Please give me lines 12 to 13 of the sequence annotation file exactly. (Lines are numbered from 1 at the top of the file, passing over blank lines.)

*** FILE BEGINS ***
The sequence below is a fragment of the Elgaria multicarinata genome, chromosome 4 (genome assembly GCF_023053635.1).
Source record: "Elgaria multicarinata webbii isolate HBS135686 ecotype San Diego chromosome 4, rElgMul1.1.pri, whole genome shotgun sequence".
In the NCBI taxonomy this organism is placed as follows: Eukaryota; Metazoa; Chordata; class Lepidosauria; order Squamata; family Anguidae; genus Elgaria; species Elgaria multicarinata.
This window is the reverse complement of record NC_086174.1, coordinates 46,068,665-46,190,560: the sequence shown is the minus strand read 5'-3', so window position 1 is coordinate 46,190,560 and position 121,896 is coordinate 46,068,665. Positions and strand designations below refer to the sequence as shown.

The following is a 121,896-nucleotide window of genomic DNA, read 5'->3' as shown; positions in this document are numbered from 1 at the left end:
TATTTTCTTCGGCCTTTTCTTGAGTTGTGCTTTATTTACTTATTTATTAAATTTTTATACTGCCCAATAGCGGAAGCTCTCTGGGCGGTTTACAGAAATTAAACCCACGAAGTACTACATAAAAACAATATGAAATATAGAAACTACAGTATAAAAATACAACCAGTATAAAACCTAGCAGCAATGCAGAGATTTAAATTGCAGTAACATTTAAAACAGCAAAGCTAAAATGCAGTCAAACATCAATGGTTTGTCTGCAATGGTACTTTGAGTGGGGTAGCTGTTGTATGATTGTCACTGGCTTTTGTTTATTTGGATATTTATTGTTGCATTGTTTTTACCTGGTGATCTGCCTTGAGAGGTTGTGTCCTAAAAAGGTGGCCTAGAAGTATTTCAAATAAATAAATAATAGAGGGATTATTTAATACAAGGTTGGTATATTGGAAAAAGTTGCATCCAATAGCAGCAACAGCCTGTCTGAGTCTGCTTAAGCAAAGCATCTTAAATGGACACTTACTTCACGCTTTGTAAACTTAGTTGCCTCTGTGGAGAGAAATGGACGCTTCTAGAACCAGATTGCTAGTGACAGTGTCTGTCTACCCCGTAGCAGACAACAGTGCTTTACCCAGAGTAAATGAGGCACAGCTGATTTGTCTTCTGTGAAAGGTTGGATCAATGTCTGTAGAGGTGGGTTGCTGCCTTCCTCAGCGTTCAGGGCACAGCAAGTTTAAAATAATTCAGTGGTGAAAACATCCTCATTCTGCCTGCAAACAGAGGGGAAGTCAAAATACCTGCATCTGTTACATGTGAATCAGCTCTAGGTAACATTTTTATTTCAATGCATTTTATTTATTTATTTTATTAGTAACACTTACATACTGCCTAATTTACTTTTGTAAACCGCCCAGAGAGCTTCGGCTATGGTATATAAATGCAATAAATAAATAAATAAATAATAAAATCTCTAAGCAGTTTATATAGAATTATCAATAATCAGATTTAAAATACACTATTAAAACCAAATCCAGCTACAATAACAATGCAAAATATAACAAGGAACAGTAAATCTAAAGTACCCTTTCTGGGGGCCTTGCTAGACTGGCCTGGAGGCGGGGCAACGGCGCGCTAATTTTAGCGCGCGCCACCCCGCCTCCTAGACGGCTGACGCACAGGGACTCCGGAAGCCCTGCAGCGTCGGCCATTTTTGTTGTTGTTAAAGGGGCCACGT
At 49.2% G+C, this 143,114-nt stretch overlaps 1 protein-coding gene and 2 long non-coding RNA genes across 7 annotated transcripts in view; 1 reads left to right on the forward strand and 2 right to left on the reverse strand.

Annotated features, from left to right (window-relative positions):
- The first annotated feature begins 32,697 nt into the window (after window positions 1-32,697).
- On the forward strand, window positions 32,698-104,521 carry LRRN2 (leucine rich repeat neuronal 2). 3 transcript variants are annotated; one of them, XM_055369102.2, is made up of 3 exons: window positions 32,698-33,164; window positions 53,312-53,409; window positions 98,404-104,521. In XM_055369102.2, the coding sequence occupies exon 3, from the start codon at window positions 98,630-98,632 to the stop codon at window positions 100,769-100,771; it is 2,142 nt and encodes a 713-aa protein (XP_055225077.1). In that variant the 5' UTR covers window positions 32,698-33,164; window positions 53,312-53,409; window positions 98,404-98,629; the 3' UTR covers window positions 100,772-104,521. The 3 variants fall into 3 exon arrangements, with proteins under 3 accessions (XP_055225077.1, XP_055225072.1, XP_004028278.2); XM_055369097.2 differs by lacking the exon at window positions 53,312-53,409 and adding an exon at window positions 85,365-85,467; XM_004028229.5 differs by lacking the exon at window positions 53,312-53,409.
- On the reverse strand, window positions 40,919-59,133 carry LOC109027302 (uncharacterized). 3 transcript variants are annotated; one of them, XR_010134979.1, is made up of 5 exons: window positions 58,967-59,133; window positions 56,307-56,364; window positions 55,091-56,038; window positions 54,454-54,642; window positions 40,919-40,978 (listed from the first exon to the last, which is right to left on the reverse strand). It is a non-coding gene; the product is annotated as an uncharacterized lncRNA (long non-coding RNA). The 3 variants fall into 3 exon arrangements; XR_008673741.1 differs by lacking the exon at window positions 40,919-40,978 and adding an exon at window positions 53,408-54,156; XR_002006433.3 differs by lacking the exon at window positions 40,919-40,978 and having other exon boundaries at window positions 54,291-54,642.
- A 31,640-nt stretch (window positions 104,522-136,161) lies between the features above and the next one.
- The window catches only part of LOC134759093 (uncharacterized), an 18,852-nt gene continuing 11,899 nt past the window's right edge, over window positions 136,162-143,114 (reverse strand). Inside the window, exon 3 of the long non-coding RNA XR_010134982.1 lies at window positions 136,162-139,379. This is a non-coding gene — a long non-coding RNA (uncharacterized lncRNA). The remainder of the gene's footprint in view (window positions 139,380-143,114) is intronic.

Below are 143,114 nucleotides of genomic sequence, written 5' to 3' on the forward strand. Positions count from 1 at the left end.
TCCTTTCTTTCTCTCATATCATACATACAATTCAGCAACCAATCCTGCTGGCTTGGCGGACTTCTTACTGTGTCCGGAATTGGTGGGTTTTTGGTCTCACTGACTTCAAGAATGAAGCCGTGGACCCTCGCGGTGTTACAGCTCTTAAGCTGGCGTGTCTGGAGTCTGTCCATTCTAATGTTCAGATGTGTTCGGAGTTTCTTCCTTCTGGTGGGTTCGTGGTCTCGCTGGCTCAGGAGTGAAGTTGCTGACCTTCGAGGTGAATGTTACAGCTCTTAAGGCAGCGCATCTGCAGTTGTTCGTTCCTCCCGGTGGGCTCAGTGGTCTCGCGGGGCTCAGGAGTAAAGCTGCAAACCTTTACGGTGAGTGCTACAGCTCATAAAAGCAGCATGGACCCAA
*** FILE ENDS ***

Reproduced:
- A 31,640-nt stretch (window positions 104,522-136,161) lies between the features above and the next one.
- The window catches only part of LOC134759093 (uncharacterized), an 18,852-nt gene continuing 11,899 nt past the window's right edge, over window positions 136,162-143,114 (reverse strand). Inside the window, exon 3 of the long non-coding RNA XR_010134982.1 lies at window positions 136,162-139,379. This is a non-coding gene — a long non-coding RNA (uncharacterized lncRNA). The remainder of the gene's footprint in view (window positions 139,380-143,114) is intronic.